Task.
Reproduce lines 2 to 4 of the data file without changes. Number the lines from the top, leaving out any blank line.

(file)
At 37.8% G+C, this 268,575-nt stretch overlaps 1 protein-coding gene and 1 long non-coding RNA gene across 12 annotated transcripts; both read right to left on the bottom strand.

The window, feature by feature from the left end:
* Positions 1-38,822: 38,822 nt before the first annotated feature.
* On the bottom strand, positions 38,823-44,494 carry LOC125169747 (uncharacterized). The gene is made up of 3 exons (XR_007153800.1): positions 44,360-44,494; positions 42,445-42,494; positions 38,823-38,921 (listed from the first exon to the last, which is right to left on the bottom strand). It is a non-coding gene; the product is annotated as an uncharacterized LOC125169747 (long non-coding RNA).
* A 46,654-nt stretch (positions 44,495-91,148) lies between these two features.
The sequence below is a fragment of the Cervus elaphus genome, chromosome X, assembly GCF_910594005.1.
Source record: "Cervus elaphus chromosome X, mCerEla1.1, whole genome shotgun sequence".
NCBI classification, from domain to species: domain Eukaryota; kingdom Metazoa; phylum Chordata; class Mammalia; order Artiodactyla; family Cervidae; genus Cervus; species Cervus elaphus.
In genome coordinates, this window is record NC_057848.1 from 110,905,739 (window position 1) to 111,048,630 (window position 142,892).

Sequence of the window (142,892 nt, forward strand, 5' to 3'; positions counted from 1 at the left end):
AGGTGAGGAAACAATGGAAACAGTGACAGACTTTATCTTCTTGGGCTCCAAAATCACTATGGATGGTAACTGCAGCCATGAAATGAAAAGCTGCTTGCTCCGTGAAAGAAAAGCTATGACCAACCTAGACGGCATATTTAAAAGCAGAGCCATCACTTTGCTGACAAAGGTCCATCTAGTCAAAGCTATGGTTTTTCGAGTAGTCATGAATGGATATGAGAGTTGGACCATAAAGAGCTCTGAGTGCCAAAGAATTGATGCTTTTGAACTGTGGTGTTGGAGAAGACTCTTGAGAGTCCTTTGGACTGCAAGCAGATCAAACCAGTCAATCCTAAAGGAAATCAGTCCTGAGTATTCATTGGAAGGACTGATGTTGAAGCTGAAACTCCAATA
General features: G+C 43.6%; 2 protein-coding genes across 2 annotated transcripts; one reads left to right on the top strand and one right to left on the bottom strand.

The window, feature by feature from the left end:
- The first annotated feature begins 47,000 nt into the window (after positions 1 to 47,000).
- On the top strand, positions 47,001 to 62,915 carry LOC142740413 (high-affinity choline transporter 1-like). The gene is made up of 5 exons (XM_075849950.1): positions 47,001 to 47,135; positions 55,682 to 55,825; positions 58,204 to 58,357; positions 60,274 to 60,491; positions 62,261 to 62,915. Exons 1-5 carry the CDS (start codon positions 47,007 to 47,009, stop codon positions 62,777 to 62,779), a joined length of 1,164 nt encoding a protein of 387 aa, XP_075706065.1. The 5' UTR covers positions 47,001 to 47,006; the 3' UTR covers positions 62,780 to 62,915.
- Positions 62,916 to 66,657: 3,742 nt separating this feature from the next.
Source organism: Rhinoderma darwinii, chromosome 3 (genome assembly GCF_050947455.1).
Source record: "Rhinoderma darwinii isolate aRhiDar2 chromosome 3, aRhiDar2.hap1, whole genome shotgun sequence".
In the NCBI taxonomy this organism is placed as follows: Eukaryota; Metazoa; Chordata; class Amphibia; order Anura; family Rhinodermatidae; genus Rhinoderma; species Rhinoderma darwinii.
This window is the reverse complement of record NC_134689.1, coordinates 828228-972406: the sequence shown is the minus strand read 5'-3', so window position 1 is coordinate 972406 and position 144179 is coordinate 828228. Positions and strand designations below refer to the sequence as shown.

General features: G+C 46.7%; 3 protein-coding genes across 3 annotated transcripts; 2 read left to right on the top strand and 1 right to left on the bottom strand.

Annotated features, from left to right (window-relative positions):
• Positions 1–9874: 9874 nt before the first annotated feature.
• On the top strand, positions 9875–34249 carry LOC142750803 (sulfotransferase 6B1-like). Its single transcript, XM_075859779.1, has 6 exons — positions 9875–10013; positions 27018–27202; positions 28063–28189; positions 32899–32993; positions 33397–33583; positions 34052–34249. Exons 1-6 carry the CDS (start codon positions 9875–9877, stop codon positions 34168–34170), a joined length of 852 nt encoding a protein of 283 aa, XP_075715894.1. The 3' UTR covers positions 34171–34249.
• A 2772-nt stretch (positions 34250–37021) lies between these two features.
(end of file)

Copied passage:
The window, feature by feature from the left end:
* Positions 1-38,822: 38,822 nt before the first annotated feature.
* On the bottom strand, positions 38,823-44,494 carry LOC125169747 (uncharacterized). The gene is made up of 3 exons (XR_007153800.1): positions 44,360-44,494; positions 42,445-42,494; positions 38,823-38,921 (listed from the first exon to the last, which is right to left on the bottom strand). It is a non-coding gene; the product is annotated as an uncharacterized LOC125169747 (long non-coding RNA).